I think Greece could do with a little social norms marketing on taxes


Greece has a serious problem with paying its taxes. It’s a self-reinforcing problem because when people see the system as corrupt, they think their money will be wasted and they won’t face consequences, so they cheat more.

I liked this quote from James Surowiecki in the New Yorker:

According to a remarkable presentation that a member of Greece’s central bank gave last fall, the gap between what Greek taxpayers owed last year and what they paid was about a third of total tax revenue, roughly the size of the country’s budget deficit. The “shadow economy”—business that’s legal but off the books—is larger in Greece than in almost any other European country, accounting for an estimated 27.5 per cent of its G.D.P. (In the United States, by contrast, that number is closer to nine per cent.) And the culture of evasion has negative consequences beyond the current crisis.

It seems to me that Greece needs a serious infusion of social norms marketing (among several other things). I can see the billboards now: “People in our community think it’s good to pay your taxes.”

Okay, back to dissertating. So close.

A lawyer, an economist and a social psychologist walk into a bar…

Over the last few months, I’ve been hard at work on an amazing project with two even more amazing coauthors. Through my undergrad, I’ve come into contact with so many fantastically smart people and as we all grow professionally, we’re starting to collaborate and work together on various academic projects. It just so happens that this most recent collaboration was proposed to me by a lawyer, to write a handbook chapter on gender-based violence, or GBV, from a social psychology perspective, with the other coauthor being a social psychologist. It starts to sound like a joke, but I promise it’s not.

I delved into this world of social psychology with some trepidation. My advisors expressed their qualms about the project, and not just because it would take time away from finishing my dissertation (it has, but it’s all going to get done). Academics in general, and economists in particular, are wary of crossing disciplinary lines, and there are good reasons for that hesitation. We’ve all been “raised” in very different academic environments, with not only different advisors, but different canonical texts, different standards for what constitutes research, for what constitutes a conclusion, different styles of writing, of citation, etc. In this light, our differences can seem overwhelming, to the point of excluding all possibility of collaboration. When it comes down to it, though, we’re all interested in asking interesting questions and finding answers to them. It’s that curiosity, that drive to solve problems, that I think unites us as academics. Certainly, we all took these (at least theoretical) pay cuts for a reason other than “summers off”.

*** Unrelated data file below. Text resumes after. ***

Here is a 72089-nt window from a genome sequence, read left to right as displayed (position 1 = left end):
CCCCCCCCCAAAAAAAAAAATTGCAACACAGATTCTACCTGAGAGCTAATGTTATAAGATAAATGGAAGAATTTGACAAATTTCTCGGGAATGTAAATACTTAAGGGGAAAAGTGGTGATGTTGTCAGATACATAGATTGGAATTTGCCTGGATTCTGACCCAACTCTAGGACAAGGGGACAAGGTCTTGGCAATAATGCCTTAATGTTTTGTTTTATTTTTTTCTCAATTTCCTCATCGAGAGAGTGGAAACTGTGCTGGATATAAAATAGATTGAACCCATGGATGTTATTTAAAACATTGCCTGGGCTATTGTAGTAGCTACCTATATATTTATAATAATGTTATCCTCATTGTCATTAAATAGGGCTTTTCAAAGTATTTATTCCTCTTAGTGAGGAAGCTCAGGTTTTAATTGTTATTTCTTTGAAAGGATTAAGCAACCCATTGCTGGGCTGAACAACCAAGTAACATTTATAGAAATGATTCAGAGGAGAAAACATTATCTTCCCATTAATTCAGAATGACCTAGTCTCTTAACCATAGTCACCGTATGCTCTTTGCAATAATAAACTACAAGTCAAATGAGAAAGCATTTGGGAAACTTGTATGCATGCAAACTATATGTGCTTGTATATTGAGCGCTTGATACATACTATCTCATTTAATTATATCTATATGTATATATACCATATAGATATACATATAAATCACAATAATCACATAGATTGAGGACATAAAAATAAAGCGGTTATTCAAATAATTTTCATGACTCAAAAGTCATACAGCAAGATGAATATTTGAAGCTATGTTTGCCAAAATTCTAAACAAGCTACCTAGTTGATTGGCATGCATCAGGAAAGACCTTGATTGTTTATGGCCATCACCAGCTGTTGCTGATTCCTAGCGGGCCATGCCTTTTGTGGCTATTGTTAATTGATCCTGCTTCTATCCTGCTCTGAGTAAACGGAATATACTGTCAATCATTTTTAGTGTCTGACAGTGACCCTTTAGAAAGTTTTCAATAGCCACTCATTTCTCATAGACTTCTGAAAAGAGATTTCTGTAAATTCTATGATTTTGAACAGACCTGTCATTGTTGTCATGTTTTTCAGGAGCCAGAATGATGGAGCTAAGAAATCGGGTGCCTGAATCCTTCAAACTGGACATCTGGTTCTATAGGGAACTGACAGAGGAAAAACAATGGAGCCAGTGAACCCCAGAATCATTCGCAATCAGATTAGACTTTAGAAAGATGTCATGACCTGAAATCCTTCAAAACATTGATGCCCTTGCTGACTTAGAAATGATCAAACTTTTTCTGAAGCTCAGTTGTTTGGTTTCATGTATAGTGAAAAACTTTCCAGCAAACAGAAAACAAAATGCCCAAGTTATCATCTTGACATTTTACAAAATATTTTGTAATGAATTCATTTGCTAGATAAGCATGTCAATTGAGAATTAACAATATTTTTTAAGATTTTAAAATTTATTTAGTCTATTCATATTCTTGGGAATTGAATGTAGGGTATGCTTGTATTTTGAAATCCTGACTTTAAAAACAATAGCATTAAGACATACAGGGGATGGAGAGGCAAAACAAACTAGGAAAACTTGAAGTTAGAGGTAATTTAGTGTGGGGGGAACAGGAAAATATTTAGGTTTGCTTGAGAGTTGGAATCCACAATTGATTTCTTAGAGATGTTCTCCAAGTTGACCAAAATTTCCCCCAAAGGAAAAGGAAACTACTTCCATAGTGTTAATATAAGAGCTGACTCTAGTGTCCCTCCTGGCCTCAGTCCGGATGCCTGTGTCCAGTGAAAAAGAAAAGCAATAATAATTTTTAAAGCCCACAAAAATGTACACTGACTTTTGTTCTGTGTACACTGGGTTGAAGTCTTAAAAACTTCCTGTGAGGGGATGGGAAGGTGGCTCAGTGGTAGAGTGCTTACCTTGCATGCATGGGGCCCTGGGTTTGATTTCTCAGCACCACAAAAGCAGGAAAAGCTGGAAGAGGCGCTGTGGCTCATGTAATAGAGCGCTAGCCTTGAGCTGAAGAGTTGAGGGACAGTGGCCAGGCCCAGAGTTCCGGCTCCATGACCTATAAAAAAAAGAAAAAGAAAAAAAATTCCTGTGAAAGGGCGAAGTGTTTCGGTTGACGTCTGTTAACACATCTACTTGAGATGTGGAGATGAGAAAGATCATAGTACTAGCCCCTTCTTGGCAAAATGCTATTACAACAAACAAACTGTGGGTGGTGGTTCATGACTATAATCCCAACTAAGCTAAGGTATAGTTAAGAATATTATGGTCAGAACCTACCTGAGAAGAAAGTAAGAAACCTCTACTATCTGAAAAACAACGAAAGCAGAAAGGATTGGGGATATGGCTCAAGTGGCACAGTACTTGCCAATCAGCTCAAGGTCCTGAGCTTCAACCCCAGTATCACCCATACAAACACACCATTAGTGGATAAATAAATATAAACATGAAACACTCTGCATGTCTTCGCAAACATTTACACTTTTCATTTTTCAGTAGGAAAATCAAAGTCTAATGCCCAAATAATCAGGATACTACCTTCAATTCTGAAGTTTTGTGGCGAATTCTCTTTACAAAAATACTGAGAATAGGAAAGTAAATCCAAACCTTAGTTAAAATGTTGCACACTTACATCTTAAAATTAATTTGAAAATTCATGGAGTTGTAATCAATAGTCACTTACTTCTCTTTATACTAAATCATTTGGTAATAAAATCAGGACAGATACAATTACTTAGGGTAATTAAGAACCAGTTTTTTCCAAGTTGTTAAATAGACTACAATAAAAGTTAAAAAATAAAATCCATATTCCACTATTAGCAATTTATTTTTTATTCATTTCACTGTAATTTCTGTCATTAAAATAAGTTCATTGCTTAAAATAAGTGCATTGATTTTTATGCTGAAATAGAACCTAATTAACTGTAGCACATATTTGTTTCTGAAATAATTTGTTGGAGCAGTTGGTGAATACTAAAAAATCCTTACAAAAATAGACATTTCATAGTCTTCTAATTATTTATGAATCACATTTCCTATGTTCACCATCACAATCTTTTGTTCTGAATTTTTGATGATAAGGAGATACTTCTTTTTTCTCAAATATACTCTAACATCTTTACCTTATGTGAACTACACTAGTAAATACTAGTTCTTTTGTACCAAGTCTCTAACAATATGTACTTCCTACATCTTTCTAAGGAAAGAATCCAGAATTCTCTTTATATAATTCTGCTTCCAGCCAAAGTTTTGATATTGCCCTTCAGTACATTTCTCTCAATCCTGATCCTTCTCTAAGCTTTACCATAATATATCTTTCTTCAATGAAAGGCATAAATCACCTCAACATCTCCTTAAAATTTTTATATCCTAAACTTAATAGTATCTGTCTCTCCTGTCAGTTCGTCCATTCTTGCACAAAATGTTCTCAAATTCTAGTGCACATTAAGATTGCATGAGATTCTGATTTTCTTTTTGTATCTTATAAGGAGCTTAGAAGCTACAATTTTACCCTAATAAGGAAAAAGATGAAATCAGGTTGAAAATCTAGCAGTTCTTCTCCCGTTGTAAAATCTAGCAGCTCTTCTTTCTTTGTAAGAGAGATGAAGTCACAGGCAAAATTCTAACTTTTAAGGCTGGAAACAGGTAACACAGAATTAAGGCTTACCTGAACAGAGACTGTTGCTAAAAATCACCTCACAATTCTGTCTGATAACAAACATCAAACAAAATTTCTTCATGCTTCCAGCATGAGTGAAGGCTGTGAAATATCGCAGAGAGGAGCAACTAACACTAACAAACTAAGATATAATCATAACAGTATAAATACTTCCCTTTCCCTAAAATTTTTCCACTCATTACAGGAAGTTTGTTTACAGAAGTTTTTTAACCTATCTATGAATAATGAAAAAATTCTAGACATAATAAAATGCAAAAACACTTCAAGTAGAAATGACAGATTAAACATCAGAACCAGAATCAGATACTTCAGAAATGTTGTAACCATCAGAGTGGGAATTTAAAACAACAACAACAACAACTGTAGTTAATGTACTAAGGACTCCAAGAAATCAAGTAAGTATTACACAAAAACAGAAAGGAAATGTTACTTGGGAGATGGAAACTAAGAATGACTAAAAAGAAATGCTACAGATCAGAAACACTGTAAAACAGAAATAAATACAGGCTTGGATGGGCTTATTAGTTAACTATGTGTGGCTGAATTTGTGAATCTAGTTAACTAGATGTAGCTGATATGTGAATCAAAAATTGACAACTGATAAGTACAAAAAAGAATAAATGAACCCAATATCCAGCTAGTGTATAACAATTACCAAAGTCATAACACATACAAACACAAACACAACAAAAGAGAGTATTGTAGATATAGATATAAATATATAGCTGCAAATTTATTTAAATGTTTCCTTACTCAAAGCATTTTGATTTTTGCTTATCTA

In the research I did for this paper, and am still doing as organizations get back to me, and more sources and programs come to light, has opened up a whole new world in terms of how we present information. While I’ve spent a lot of time thinking about how we ask questions, and particularly survey questions, I’ve spent less time in thinking about how we present information to change behavior. It’s easy to agree that gender-based violence is an undesirable outcome, but with the wealth of experience that tells us how easily we can alienate those we try to teach, how teaching can backfire in the face of culture and how unique individual situations are, it’s harder to say that we know how to combat it.

Programs that follow the dicta of social norms marketing fall squarely in this idea of how do we present information to change behavior. It’s a term that at first confused me, the economist, but quickly took hold. We talk about social norms all the time from what constitutes appropriate dinner talk to the acceptability of practices like FGM or honor killings in certain communities. As regards gender-based violence social norms, is gender-based violence acceptable? Or, rather, are there certain situations under which beating your wife is acceptable? We find that the answers to these questions are rather different, and how we pose them to survey respondents greatly affects the data to come out of such surveys.

The marketing part is the presentation of information. Through pamphlets or television shows or radio programs, advertisements, participatory workshops or events, social norms marketers try to present information about social norms, or rather present information about desirable social norms, using methods that are familiar, or not. Some of the most successful social norms marketing programs for gender-based violence rely on what are essentially soap operas and likable characters to portray desirable behavior.

Perhaps it’s my relatively naivete in the subject, but it really warms my heart to see new campaigns like this coming out. While in all reality, they really haven’t been sufficiently evaluated, the glimmers of promise in their success at creating desirable social norms around violence (it’s not okay to hit your wife, ever; rape is not something real men do, etc) bode well.

My coauthor recently sent me these videos from the Democratic Republic of the Congo, featuring a famous Congolese rapper in various roles portraying strong, loving, respectful real men. Real men who make their wives dinner when they’re late coming home from work instead of beating them and real men who treat women as equals instead of demanding sexual favors in return for employment. The videos don’t have subtitles and I don’t speak much French, but they’re cool nonetheless. I don’t see them winning an Oscar by any means, but hopefully they’ll change someone’s mind.